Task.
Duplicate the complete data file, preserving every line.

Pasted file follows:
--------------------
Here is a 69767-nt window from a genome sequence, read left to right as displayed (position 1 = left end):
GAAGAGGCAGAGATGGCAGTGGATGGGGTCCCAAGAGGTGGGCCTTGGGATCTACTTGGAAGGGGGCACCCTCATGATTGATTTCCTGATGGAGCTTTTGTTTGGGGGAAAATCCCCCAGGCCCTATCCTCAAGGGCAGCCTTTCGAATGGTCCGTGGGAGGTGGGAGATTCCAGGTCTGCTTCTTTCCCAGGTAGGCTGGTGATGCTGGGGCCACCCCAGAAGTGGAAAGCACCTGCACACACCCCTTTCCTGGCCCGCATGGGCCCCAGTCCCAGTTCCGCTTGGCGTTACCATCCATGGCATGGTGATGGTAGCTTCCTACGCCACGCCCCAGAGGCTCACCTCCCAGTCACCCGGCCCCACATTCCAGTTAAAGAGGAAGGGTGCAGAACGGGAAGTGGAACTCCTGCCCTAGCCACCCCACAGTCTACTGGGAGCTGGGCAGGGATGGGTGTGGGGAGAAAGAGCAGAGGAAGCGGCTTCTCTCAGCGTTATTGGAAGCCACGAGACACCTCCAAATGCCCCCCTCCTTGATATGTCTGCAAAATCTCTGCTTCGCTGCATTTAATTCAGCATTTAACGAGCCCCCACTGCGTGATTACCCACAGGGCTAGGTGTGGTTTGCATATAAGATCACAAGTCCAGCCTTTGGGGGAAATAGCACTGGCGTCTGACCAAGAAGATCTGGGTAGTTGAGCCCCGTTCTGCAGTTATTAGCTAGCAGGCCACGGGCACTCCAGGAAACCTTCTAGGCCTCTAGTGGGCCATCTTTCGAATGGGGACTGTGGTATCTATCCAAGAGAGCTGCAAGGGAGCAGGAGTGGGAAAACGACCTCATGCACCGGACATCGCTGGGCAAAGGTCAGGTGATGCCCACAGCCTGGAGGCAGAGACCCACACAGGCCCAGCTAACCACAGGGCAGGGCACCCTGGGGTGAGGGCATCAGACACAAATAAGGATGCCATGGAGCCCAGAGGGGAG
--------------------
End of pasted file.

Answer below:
Here is a 69767-nt window from a genome sequence, read left to right as displayed (position 1 = left end):
GAAGAGGCAGAGATGGCAGTGGATGGGGTCCCAAGAGGTGGGCCTTGGGATCTACTTGGAAGGGGGCACCCTCATGATTGATTTCCTGATGGAGCTTTTGTTTGGGGGAAAATCCCCCAGGCCCTATCCTCAAGGGCAGCCTTTCGAATGGTCCGTGGGAGGTGGGAGATTCCAGGTCTGCTTCTTTCCCAGGTAGGCTGGTGATGCTGGGGCCACCCCAGAAGTGGAAAGCACCTGCACACACCCCTTTCCTGGCCCGCATGGGCCCCAGTCCCAGTTCCGCTTGGCGTTACCATCCATGGCATGGTGATGGTAGCTTCCTACGCCACGCCCCAGAGGCTCACCTCCCAGTCACCCGGCCCCACATTCCAGTTAAAGAGGAAGGGTGCAGAACGGGAAGTGGAACTCCTGCCCTAGCCACCCCACAGTCTACTGGGAGCTGGGCAGGGATGGGTGTGGGGAGAAAGAGCAGAGGAAGCGGCTTCTCTCAGCGTTATTGGAAGCCACGAGACACCTCCAAATGCCCCCCTCCTTGATATGTCTGCAAAATCTCTGCTTCGCTGCATTTAATTCAGCATTTAACGAGCCCCCACTGCGTGATTACCCACAGGGCTAGGTGTGGTTTGCATATAAGATCACAAGTCCAGCCTTTGGGGGAAATAGCACTGGCGTCTGACCAAGAAGATCTGGGTAGTTGAGCCCCGTTCTGCAGTTATTAGCTAGCAGGCCACGGGCACTCCAGGAAACCTTCTAGGCCTCTAGTGGGCCATCTTTCGAATGGGGACTGTGGTATCTATCCAAGAGAGCTGCAAGGGAGCAGGAGTGGGAAAACGACCTCATGCACCGGACATCGCTGGGCAAAGGTCAGGTGATGCCCACAGCCTGGAGGCAGAGACCCACACAGGCCCAGCTAACCACAGGGCAGGGCACCCTGGGGTGAGGGCATCAGACACAAATAAGGATGCCATGGAGCCCAGAGGGGAG